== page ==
Self-Advocacy in Action

Thato Moseme is an 8th-grade student in American International School of Johannesburg. She was born and raised in South Africa. Outside school, Thato is part of Dancers Avant Grade, a dance school that specializes in teaching modern, contemporary, and jazz.

“As part of the Learning Support Program we’ve been discussing the importance of self-advocacy and the Language Arts speech was a good chance to speak up about this issue. I wanted to raise awareness about learning support and that this is not a class that makes it unfair for other students but helps us to understand the lessons with extra support and strategies. Not everyone has the courage to speak up about their learning disability and this will show a lot of people that even when they find some days challenging at school that they are not alone.”

This I Believe…

Today, I finally got my math test. I had a sigh of relief because I initially thought I would get developing as I stared at the rubric. Developing is basically your teacher telling you that you know how to write your name and the date and well done for participating and that’s pretty much it. I couldn’t believe my eyes when I saw the word proficient. Just as I was ready to celebrate, a classmate asked me, “What did you get on the math test?”

“A proficient!” I said with pride

She quickly replied, “Well, we all know you got that because you are in learning support.” I instantly heard a pinging sound in my ears and my heart was racing and I start to feel my blood boiling almost like I was on a stove

I don’t think people notice or even realize how insensitive these comments are. It’s like saying to a visually impaired person, “Oh my gosh you’re so lucky you have those glasses.” or “Ohhh my gosh you’re so lucky that you need a wheelchair and you can play on the ramps.” This is how it feels when people think it is lucky to have something that you generally need. You might wish you had learning support but you don’t wish you had a learning disability. In my case, learning support is my eyeglasses or wheelchair. Learning Support helps me to survive school because of my slow processing speed.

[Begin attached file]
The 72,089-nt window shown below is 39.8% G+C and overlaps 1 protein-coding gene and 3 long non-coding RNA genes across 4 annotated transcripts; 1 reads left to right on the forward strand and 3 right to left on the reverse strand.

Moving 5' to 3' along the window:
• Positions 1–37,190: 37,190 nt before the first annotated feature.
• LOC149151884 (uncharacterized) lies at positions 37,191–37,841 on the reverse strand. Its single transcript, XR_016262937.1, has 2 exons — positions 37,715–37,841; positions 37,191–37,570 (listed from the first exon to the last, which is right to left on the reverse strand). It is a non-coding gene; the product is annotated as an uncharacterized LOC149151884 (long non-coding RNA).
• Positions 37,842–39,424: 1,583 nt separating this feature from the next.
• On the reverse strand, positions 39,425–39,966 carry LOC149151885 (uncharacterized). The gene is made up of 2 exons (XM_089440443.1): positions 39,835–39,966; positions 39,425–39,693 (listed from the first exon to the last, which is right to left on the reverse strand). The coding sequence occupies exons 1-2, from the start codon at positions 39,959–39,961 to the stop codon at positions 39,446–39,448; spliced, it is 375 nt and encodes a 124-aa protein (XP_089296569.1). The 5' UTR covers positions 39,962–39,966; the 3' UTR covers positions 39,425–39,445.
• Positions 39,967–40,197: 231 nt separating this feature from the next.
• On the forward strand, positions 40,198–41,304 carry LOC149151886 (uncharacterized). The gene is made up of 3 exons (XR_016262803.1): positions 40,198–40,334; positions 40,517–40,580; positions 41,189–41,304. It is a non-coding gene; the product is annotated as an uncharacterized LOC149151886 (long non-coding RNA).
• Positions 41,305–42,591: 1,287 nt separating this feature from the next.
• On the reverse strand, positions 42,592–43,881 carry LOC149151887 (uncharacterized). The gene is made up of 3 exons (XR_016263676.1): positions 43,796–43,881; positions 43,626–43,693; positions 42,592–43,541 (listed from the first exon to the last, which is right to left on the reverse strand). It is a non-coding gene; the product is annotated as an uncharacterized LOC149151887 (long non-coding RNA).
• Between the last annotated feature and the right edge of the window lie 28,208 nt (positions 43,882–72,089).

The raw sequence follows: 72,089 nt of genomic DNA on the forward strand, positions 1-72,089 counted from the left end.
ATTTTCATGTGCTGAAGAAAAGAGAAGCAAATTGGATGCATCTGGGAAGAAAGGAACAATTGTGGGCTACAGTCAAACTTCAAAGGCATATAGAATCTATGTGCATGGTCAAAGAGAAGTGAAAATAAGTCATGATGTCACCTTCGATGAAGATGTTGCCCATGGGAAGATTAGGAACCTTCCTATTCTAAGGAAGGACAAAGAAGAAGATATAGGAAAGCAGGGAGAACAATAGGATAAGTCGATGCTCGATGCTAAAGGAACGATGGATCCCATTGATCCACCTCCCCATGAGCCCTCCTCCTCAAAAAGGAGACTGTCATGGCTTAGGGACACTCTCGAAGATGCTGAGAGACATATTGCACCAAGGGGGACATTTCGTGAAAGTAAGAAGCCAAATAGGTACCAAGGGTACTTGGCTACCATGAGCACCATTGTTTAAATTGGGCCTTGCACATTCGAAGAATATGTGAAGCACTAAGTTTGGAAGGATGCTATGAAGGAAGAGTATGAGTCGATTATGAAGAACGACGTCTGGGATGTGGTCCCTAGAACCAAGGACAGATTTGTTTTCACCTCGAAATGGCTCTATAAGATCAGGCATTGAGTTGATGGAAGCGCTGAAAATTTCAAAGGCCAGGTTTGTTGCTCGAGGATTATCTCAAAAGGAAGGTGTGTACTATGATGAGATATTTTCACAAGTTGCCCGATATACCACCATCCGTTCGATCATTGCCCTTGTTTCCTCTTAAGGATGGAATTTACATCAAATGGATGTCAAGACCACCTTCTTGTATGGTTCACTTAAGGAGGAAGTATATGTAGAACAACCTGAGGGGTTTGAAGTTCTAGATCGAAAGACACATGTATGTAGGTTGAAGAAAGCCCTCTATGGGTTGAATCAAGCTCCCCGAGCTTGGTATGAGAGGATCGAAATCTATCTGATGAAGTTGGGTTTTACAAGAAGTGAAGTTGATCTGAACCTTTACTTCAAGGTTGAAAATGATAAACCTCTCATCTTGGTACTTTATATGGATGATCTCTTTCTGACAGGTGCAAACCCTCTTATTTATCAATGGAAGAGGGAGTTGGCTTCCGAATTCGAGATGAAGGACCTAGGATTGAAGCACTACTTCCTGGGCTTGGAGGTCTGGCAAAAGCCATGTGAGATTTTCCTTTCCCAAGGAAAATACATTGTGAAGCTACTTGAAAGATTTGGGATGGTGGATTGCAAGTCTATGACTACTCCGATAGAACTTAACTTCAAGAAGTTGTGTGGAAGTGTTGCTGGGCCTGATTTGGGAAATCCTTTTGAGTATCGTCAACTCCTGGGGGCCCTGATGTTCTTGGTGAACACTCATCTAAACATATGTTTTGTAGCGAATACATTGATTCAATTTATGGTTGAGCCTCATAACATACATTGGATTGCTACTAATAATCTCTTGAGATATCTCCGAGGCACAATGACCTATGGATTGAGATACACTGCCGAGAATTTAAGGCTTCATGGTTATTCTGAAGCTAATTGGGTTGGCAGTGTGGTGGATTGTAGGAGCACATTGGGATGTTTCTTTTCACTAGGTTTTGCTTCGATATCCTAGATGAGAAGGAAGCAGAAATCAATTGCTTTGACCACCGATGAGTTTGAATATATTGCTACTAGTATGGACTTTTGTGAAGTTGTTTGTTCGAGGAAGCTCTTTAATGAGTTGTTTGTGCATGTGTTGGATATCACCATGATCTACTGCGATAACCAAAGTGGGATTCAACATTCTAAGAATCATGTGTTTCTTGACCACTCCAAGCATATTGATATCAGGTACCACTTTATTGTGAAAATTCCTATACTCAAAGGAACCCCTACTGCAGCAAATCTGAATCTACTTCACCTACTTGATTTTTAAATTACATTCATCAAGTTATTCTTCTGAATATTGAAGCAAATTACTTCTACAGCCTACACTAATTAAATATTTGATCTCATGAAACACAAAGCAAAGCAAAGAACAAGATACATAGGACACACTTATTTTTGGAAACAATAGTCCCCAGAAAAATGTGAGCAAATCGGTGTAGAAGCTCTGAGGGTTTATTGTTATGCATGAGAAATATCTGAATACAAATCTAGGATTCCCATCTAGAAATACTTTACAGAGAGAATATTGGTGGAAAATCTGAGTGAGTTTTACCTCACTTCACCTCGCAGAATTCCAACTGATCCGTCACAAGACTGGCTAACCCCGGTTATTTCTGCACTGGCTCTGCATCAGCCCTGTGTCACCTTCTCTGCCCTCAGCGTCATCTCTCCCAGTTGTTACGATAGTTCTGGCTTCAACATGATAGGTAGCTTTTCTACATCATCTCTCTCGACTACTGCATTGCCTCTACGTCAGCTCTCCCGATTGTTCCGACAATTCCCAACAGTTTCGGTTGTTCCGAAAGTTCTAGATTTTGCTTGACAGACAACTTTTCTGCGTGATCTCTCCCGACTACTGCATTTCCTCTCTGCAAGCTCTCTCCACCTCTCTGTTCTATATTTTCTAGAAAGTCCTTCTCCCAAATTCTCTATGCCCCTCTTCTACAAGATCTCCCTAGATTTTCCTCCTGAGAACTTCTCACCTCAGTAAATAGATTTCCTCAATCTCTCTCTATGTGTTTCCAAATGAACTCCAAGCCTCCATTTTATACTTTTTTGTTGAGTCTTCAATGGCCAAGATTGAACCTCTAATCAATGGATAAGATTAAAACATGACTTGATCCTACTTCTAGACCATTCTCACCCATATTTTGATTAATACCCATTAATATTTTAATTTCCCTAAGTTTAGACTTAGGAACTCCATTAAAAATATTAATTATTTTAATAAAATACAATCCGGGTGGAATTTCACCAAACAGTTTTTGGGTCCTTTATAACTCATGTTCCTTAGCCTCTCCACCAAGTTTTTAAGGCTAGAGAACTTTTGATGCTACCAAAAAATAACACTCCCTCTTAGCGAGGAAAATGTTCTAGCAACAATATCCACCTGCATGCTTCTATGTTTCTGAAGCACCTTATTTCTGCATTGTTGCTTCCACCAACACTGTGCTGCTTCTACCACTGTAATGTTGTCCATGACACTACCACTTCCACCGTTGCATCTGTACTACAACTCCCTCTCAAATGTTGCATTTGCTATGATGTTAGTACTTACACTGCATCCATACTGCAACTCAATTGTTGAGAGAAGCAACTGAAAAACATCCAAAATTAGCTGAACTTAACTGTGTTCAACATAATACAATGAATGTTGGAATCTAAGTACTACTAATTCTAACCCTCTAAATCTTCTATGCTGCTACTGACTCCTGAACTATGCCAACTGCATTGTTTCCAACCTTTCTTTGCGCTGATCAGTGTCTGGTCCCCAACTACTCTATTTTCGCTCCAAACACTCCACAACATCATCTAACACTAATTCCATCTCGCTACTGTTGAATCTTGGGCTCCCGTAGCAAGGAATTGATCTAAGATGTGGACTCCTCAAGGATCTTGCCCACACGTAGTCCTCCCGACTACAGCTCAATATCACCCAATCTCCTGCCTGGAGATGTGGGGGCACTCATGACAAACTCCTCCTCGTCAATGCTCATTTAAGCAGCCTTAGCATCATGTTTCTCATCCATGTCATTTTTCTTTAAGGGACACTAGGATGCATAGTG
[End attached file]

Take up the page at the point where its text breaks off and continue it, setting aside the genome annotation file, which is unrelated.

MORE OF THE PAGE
I wish that everyone knew the hard work that I had to do for me to get proficient. Spending time with a tutor at home, staying after school to get extra help. Spending a lot of time on my homework. Asking friends for feedback but mainly I wish I didn’t have to explain all of this over and over and over again because it is exhausting.

I wish that our school is like Hogwarts just like when wizards are sorted in their houses and celebrated for their good stuff. Like how Gryffindors are seen as adventurous and brave even though they are always in trouble.

I wish that people would appreciate how Khanyi is open-minded and not judged by her height. I wish people would know how Noah is a good listener and would not be afraid to approach him because he is sometimes quiet. I wish people would not judge Ingrid because she’s the new girl but just know her as a nice girl.

I wish people were more kind because disabilities are something you can’t change but our reactions and the way we treat people could change. Then maybe we could all be exceeding in treating each other better.

We are calling all members of the SENIA community, if you have any students’ work that exemplifies a student’s self-advocacy skill, ownership of their learning or any celebration of their hard work that you wish to be highlighted or shared with a greater audience. Please send it to